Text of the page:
Snub Nose or Semi-Auto Pocket Pistols?

When you gotta have a Pocket Back-Up

When we dive into pocket guns, one big advantage is the concealment due to the smaller pistol size. Pocket semi-auto and small revolvers like the snub nose type can be a never ending debate to which is better to carry. Both have their pros and cons. If you’re old school (old timer), you may opt for the snubby .38. For the newer generation, probably opt for the semi-auto .380 pocket pistol. We need to point out its easy to distinguish the idea of carrying a smaller pistol when there is something bigger is a better fighting tool. (Just to be clear, we’re talking pocket pistols with a two inch or less barrel and for this post we’re leaving the micro 9’s for another day.)
Let’s go over some factors with these pocket guns. The no-brainer is that with a snub nose – you’ll get top reliability and easier to get to the gun.
With the semi-auto pocket pistol you’ll exchange those qualities in favor of a smaller gun that’s easier to conceal, at least thats what the consensus says.

Factors
Here are some factors between the two pistols to consider:
  • Caliber – Most pocket mouse will be be a .380 or .32 ACP, Snubbies do come in .38s but, when shooting with a short barrel less than 3 inches at close range. The differences between the .32, .380 and .38s are relatively none. Its all about shot placement. Though, .38s have more power, we need to put this into the context for personal defense purpose.
  • Ammo Capacity – Snubbies are 5 rounds while semi-auto are 6 to 8 rounds.
  • Lightweight – With the current technology both pistols are now lighter than their predecessors.
  • Costs – This can be within $200 to $400 range, this is a plus for either type of mouse gun.
  • Shootability – Recoil, shoot-ability and ergonomics. Being able to shoot a gun well is a good thing. This when viewed from a newbie standpoint, can make the learning curve easier if they choose to go with a pocket gun. Intermediate to advance shooter is a different story based on bias feelings and experiences. Some will say its more comfortable to shoot the semi-auto than a revolver.


Reliability
Many concealed carriers have stated revolvers have proven to be more reliable than the semi-auto pistols. That is true and with a more curious younger generation wanting to be factual they have gone out and tested this. Findings have found that revolvers can be unreliable as the semi-auto.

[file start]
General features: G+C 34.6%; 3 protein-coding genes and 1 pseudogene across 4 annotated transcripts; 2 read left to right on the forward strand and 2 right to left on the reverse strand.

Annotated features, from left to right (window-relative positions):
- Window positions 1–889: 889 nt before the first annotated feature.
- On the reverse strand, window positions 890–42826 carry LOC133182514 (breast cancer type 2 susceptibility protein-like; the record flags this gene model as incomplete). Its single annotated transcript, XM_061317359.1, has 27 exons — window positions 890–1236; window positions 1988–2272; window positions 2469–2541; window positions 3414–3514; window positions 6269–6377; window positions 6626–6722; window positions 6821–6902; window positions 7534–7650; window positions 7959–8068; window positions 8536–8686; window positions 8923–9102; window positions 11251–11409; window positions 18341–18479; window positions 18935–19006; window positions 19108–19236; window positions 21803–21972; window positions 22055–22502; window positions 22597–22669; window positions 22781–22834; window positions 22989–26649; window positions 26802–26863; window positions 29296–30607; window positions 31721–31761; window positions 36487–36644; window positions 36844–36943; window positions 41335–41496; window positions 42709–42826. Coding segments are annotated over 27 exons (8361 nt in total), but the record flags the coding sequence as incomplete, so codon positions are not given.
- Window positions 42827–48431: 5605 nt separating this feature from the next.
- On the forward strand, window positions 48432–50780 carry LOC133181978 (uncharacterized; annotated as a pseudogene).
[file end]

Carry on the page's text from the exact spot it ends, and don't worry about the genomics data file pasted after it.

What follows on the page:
Revolvers require more maintenance to keep the running smoothly. Durability with revolvers is not good, especially when dropped. However, in a personal defense scuffle to get the gun out they do outperform the pocket semi-auto. Semi-auto feeds have failed to operate during this hand-to-hand entanglement.


Now, bear in mind the pocket carrier will have these snubbies and/or mouse guns at the waist (IWB) or pocket carry. Sometimes its not easy to get to it while under stress and securing a good grip to fire. With a snub nose doesn’t matter squeeze the trigger and it goes bang. This bang can be from 6 feet away or even when a 300 plus pound guy is on top of you that’s ready to pounce you to submission. Now of course if someone grabs it and keep the cylinder from moving then the snubby won’t go off.


Accessibility


Getting your snubbie or mouse gun out quickly and easily is a very important factor to consider. Easier said than done. You would need to overcome the obstacle of clearing your garment to dig out your equalizer. But, the fact is when you decided to carry a pistol for personal protection. Getting your gun out is a deliberate action that needs to happen.
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Which brings us back to the snubbie revolver, its shape and grip offers a better choice than a semi-auto pistol for accessibility. A decent snub nose with a Pachmayr grip is a lot easier to pull out than most semi-auto. Grabbing the pistol from an odd position is no problem. Especially, from the belt, ankle, handbag or even from your pocket.

Size
Most snub nose revolvers are a little bigger than a pocket gun. Have a look at the comparison below. The image below is from Lucky Gunner, its a size comparison between an AirLite snub nose and G42/Kel-Tec P32.


As you can see the snub nose is a little taller and longer in length.


Another Way to View Stopping Power
We need to address this, even though we all know that having a bigger caliber will have more stopping power without looking at the ballistic numbers. Instead we’d like to show you this study from Greg Ellifritz who did a detailed study several years back on the stopping power of various rounds in real word incidents. Looking at the chart below you will see that while the number are not great when compared to bigger handgun rounds they are in the ballpark with much more powerful rounds.